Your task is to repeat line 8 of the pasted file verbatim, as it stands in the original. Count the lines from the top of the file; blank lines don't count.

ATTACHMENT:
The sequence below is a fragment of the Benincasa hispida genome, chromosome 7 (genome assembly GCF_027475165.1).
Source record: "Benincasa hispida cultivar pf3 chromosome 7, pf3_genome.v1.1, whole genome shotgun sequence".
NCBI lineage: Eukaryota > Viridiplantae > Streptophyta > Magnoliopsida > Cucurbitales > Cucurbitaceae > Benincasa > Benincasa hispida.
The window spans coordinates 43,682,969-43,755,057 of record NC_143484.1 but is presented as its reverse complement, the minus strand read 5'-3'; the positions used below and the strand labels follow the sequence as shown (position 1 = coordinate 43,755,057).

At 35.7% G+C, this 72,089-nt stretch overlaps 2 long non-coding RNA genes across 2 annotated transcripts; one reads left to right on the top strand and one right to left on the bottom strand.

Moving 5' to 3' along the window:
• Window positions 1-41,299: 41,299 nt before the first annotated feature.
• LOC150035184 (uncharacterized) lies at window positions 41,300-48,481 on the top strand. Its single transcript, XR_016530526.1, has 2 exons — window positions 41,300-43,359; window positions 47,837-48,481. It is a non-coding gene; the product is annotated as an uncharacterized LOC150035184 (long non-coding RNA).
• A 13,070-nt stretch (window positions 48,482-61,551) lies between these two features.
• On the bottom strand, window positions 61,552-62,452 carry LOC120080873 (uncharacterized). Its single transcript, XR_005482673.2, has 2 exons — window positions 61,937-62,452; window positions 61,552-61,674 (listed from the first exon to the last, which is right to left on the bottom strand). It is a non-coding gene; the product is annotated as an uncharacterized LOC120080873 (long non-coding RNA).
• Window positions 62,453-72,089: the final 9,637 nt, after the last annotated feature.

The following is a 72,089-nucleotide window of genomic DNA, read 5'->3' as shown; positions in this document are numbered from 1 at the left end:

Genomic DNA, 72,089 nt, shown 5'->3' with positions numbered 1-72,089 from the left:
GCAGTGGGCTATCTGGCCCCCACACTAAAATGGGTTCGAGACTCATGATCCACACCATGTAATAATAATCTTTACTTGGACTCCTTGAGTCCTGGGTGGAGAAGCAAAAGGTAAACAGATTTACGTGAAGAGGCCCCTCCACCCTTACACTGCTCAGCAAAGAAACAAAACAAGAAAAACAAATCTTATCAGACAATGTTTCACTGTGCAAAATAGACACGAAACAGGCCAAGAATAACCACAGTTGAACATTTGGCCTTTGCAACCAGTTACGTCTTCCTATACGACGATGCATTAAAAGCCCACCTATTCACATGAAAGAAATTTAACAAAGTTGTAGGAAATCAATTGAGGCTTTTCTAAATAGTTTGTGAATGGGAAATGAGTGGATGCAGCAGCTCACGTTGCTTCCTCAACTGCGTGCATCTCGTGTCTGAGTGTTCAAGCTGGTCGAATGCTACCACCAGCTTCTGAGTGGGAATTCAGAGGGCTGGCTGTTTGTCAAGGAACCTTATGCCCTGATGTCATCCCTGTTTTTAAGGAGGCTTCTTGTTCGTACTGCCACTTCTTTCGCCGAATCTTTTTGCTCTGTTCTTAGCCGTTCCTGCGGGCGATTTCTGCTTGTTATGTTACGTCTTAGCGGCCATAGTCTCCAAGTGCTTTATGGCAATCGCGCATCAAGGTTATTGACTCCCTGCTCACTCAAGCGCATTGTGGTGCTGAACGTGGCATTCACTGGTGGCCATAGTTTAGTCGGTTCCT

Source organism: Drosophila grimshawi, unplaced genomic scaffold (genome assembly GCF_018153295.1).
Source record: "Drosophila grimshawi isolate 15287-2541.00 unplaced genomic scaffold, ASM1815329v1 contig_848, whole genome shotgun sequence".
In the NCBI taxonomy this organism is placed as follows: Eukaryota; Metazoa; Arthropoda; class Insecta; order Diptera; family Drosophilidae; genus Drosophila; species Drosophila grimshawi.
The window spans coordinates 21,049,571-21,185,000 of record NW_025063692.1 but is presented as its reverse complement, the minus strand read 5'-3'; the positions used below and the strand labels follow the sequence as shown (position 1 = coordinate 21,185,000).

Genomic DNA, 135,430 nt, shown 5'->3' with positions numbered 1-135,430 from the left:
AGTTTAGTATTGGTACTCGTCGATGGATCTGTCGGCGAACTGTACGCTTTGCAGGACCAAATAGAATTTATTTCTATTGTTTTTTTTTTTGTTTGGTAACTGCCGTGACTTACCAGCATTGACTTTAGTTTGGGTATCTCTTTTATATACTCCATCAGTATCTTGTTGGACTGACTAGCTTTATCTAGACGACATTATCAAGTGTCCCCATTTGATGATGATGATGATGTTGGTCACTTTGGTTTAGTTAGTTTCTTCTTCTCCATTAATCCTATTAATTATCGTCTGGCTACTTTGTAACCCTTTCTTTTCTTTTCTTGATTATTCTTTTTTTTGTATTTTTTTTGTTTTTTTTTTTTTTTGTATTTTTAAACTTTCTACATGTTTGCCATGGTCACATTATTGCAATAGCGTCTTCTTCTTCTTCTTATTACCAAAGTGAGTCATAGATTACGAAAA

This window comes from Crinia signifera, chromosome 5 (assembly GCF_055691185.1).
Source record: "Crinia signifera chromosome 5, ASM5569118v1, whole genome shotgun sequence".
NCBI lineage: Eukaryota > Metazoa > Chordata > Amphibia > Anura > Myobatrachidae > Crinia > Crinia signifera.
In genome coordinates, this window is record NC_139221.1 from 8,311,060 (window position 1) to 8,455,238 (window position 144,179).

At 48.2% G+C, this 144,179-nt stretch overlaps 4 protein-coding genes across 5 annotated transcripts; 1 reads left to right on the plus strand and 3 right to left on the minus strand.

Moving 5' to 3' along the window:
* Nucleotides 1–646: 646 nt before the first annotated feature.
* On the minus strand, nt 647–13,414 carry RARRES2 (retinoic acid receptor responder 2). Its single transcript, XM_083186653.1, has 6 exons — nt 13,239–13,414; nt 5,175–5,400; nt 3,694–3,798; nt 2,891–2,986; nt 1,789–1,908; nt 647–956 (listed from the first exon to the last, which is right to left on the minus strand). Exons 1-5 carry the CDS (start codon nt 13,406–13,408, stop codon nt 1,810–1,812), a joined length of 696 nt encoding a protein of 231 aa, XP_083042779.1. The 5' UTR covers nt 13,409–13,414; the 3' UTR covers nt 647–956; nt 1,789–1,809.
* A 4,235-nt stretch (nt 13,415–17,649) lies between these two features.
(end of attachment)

• LOC150035184 (uncharacterized) lies at window positions 41,300-48,481 on the top strand. Its single transcript, XR_016530526.1, has 2 exons — window positions 41,300-43,359; window positions 47,837-48,481. It is a non-coding gene; the product is annotated as an uncharacterized LOC150035184 (long non-coding RNA).